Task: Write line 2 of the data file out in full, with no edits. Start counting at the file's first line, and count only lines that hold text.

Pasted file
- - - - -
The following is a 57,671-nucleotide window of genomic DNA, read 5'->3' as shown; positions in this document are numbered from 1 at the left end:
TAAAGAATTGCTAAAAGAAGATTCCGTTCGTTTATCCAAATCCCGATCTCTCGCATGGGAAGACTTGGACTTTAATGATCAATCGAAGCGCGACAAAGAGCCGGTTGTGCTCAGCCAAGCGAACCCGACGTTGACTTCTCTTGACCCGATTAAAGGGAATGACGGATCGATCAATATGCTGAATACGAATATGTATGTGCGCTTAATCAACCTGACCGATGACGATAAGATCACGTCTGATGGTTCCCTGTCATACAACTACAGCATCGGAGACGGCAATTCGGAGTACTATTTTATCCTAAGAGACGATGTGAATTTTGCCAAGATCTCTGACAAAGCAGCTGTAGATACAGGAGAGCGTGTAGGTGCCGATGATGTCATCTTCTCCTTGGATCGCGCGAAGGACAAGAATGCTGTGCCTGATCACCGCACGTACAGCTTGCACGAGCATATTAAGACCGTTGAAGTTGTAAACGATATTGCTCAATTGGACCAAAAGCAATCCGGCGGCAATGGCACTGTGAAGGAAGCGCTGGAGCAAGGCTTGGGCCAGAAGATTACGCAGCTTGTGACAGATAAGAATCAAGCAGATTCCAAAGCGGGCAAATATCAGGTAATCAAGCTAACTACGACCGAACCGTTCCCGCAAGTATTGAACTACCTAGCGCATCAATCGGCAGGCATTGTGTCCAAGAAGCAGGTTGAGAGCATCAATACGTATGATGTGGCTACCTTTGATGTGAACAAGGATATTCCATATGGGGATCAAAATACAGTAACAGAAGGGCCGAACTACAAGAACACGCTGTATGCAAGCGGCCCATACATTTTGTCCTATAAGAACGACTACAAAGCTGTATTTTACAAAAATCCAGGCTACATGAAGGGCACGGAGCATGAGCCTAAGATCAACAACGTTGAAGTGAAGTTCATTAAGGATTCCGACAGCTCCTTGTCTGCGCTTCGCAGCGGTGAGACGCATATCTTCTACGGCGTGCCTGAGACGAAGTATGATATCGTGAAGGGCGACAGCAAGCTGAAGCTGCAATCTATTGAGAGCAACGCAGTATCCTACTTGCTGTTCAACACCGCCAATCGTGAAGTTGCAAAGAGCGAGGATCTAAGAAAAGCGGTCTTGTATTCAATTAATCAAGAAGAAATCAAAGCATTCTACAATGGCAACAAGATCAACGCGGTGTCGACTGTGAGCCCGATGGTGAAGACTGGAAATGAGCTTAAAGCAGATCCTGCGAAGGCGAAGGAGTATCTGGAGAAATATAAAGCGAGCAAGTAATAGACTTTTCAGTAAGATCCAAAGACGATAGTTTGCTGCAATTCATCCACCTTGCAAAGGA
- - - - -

TAAAGAATTGCTAAAAGAAGATTCCGTTCGTTTATCCAAATCCCGATCTCTCGCATGGGAAGACTTGGACTTTAATGATCAATCGAAGCGCGACAAAGAGCCGGTTGTGCTCAGCCAAGCGAACCCGACGTTGACTTCTCTTGACCCGATTAAAGGGAATGACGGATCGATCAATATGCTGAATACGAATATGTATGTGCGCTTAATCAACCTGACCGATGACGATAAGATCACGTCTGATGGTTCCCTGTCATACAACTACAGCATCGGAGACGGCAATTCGGAGTACTATTTTATCCTAAGAGACGATGTGAATTTTGCCAAGATCTCTGACAAAGCAGCTGTAGATACAGGAGAGCGTGTAGGTGCCGATGATGTCATCTTCTCCTTGGATCGCGCGAAGGACAAGAATGCTGTGCCTGATCACCGCACGTACAGCTTGCACGAGCATATTAAGACCGTTGAAGTTGTAAACGATATTGCTCAATTGGACCAAAAGCAATCCGGCGGCAATGGCACTGTGAAGGAAGCGCTGGAGCAAGGCTTGGGCCAGAAGATTACGCAGCTTGTGACAGATAAGAATCAAGCAGATTCCAAAGCGGGCAAATATCAGGTAATCAAGCTAACTACGACCGAACCGTTCCCGCAAGTATTGAACTACCTAGCGCATCAATCGGCAGGCATTGTGTCCAAGAAGCAGGTTGAGAGCATCAATACGTATGATGTGGCTACCTTTGATGTGAACAAGGATATTCCATATGGGGATCAAAATACAGTAACAGAAGGGCCGAACTACAAGAACACGCTGTATGCAAGCGGCCCATACATTTTGTCCTATAAGAACGACTACAAAGCTGTATTTTACAAAAATCCAGGCTACATGAAGGGCACGGAGCATGAGCCTAAGATCAACAACGTTGAAGTGAAGTTCATTAAGGATTCCGACAGCTCCTTGTCTGCGCTTCGCAGCGGTGAGACGCATATCTTCTACGGCGTGCCTGAGACGAAGTATGATATCGTGAAGGGCGACAGCAAGCTGAAGCTGCAATCTATTGAGAGCAACGCAGTATCCTACTTGCTGTTCAACACCGCCAATCGTGAAGTTGCAAAGAGCGAGGATCTAAGAAAAGCGGTCTTGTATTCAATTAATCAAGAAGAAATCAAAGCATTCTACAATGGCAACAAGATCAACGCGGTGTCGACTGTGAGCCCGATGGTGAAGACTGGAAATGAGCTTAAAGCAGATCCTGCGAAGGCGAAGGAGTATCTGGAGAAATATAAAGCGAGCAAGTAATAGACTTTTCAGTAAGATCCAAAGACGATAGTTTGCTGCAATTCATCCACCTTGCAAAGGA